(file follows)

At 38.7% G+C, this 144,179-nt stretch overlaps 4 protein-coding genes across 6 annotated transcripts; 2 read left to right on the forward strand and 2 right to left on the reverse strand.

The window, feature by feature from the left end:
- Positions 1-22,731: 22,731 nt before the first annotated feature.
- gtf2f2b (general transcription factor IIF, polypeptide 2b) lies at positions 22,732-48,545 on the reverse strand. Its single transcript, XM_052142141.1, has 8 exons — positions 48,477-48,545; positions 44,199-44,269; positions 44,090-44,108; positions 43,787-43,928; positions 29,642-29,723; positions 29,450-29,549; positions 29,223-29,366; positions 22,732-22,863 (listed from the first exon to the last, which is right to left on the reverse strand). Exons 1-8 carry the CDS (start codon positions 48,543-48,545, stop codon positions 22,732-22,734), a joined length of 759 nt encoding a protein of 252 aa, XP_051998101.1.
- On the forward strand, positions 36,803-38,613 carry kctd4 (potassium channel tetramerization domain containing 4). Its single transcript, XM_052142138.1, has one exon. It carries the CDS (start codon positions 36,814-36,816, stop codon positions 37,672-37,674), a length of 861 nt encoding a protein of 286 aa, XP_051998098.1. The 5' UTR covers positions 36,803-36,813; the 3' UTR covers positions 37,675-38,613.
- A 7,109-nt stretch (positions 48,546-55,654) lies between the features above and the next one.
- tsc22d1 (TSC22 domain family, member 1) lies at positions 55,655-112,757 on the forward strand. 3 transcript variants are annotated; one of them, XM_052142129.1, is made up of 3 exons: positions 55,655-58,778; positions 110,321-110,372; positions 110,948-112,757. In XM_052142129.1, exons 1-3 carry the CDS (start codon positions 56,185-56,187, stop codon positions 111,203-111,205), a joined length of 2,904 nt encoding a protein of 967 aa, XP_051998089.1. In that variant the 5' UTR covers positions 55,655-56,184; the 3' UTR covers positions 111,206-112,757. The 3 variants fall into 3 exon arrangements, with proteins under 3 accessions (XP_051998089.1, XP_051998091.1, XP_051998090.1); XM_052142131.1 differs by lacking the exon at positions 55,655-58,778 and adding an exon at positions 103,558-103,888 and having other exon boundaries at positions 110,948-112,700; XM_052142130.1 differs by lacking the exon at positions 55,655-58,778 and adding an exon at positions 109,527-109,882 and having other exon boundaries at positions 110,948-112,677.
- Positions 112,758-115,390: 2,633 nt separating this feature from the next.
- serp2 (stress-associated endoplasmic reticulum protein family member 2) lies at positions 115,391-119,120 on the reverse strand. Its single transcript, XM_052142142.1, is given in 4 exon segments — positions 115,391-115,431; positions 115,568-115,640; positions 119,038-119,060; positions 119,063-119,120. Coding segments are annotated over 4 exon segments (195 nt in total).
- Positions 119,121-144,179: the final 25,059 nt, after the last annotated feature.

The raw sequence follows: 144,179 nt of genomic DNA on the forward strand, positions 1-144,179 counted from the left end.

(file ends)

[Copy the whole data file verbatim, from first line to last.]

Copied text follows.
At 38.7% G+C, this 144,179-nt stretch overlaps 4 protein-coding genes across 6 annotated transcripts; 2 read left to right on the forward strand and 2 right to left on the reverse strand.

The window, feature by feature from the left end:
- Positions 1-22,731: 22,731 nt before the first annotated feature.
- gtf2f2b (general transcription factor IIF, polypeptide 2b) lies at positions 22,732-48,545 on the reverse strand. Its single transcript, XM_052142141.1, has 8 exons — positions 48,477-48,545; positions 44,199-44,269; positions 44,090-44,108; positions 43,787-43,928; positions 29,642-29,723; positions 29,450-29,549; positions 29,223-29,366; positions 22,732-22,863 (listed from the first exon to the last, which is right to left on the reverse strand). Exons 1-8 carry the CDS (start codon positions 48,543-48,545, stop codon positions 22,732-22,734), a joined length of 759 nt encoding a protein of 252 aa, XP_051998101.1.
- On the forward strand, positions 36,803-38,613 carry kctd4 (potassium channel tetramerization domain containing 4). Its single transcript, XM_052142138.1, has one exon. It carries the CDS (start codon positions 36,814-36,816, stop codon positions 37,672-37,674), a length of 861 nt encoding a protein of 286 aa, XP_051998098.1. The 5' UTR covers positions 36,803-36,813; the 3' UTR covers positions 37,675-38,613.
- A 7,109-nt stretch (positions 48,546-55,654) lies between the features above and the next one.
- tsc22d1 (TSC22 domain family, member 1) lies at positions 55,655-112,757 on the forward strand. 3 transcript variants are annotated; one of them, XM_052142129.1, is made up of 3 exons: positions 55,655-58,778; positions 110,321-110,372; positions 110,948-112,757. In XM_052142129.1, exons 1-3 carry the CDS (start codon positions 56,185-56,187, stop codon positions 111,203-111,205), a joined length of 2,904 nt encoding a protein of 967 aa, XP_051998089.1. In that variant the 5' UTR covers positions 55,655-56,184; the 3' UTR covers positions 111,206-112,757. The 3 variants fall into 3 exon arrangements, with proteins under 3 accessions (XP_051998089.1, XP_051998091.1, XP_051998090.1); XM_052142131.1 differs by lacking the exon at positions 55,655-58,778 and adding an exon at positions 103,558-103,888 and having other exon boundaries at positions 110,948-112,700; XM_052142130.1 differs by lacking the exon at positions 55,655-58,778 and adding an exon at positions 109,527-109,882 and having other exon boundaries at positions 110,948-112,677.
- Positions 112,758-115,390: 2,633 nt separating this feature from the next.
- serp2 (stress-associated endoplasmic reticulum protein family member 2) lies at positions 115,391-119,120 on the reverse strand. Its single transcript, XM_052142142.1, is given in 4 exon segments — positions 115,391-115,431; positions 115,568-115,640; positions 119,038-119,060; positions 119,063-119,120. Coding segments are annotated over 4 exon segments (195 nt in total).
- Positions 119,121-144,179: the final 25,059 nt, after the last annotated feature.

The raw sequence follows: 144,179 nt of genomic DNA on the forward strand, positions 1-144,179 counted from the left end.